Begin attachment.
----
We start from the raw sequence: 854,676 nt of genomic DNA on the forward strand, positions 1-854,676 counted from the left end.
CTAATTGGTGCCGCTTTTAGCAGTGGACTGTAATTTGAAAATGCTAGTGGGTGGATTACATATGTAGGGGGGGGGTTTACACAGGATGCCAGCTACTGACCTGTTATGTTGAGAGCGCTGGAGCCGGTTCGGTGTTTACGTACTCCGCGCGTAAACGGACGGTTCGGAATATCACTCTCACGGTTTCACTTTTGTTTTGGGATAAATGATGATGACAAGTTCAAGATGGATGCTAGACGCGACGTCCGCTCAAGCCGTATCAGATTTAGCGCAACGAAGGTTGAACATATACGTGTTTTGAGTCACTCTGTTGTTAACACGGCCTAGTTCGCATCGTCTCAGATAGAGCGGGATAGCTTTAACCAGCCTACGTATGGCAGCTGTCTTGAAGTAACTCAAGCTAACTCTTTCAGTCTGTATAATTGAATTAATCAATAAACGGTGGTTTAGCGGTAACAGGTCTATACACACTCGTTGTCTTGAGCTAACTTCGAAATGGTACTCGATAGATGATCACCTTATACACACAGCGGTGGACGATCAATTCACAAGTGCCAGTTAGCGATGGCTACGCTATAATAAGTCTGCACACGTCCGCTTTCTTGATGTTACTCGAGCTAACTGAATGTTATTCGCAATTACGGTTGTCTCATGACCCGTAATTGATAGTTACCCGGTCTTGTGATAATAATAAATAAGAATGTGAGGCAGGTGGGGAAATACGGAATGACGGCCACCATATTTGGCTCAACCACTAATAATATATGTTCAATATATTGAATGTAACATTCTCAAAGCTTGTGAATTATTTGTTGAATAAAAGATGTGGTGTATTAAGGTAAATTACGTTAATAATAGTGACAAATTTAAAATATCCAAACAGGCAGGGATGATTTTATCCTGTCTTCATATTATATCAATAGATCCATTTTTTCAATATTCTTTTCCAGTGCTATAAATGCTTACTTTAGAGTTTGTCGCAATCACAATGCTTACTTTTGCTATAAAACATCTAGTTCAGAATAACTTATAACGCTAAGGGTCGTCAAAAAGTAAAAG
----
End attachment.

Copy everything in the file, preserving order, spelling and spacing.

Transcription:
We start from the raw sequence: 854,676 nt of genomic DNA on the forward strand, positions 1-854,676 counted from the left end.
CTAATTGGTGCCGCTTTTAGCAGTGGACTGTAATTTGAAAATGCTAGTGGGTGGATTACATATGTAGGGGGGGGGTTTACACAGGATGCCAGCTACTGACCTGTTATGTTGAGAGCGCTGGAGCCGGTTCGGTGTTTACGTACTCCGCGCGTAAACGGACGGTTCGGAATATCACTCTCACGGTTTCACTTTTGTTTTGGGATAAATGATGATGACAAGTTCAAGATGGATGCTAGACGCGACGTCCGCTCAAGCCGTATCAGATTTAGCGCAACGAAGGTTGAACATATACGTGTTTTGAGTCACTCTGTTGTTAACACGGCCTAGTTCGCATCGTCTCAGATAGAGCGGGATAGCTTTAACCAGCCTACGTATGGCAGCTGTCTTGAAGTAACTCAAGCTAACTCTTTCAGTCTGTATAATTGAATTAATCAATAAACGGTGGTTTAGCGGTAACAGGTCTATACACACTCGTTGTCTTGAGCTAACTTCGAAATGGTACTCGATAGATGATCACCTTATACACACAGCGGTGGACGATCAATTCACAAGTGCCAGTTAGCGATGGCTACGCTATAATAAGTCTGCACACGTCCGCTTTCTTGATGTTACTCGAGCTAACTGAATGTTATTCGCAATTACGGTTGTCTCATGACCCGTAATTGATAGTTACCCGGTCTTGTGATAATAATAAATAAGAATGTGAGGCAGGTGGGGAAATACGGAATGACGGCCACCATATTTGGCTCAACCACTAATAATATATGTTCAATATATTGAATGTAACATTCTCAAAGCTTGTGAATTATTTGTTGAATAAAAGATGTGGTGTATTAAGGTAAATTACGTTAATAATAGTGACAAATTTAAAATATCCAAACAGGCAGGGATGATTTTATCCTGTCTTCATATTATATCAATAGATCCATTTTTTCAATATTCTTTTCCAGTGCTATAAATGCTTACTTTAGAGTTTGTCGCAATCACAATGCTTACTTTTGCTATAAAACATCTAGTTCAGAATAACTTATAACGCTAAGGGTCGTCAAAAAGTAAAAG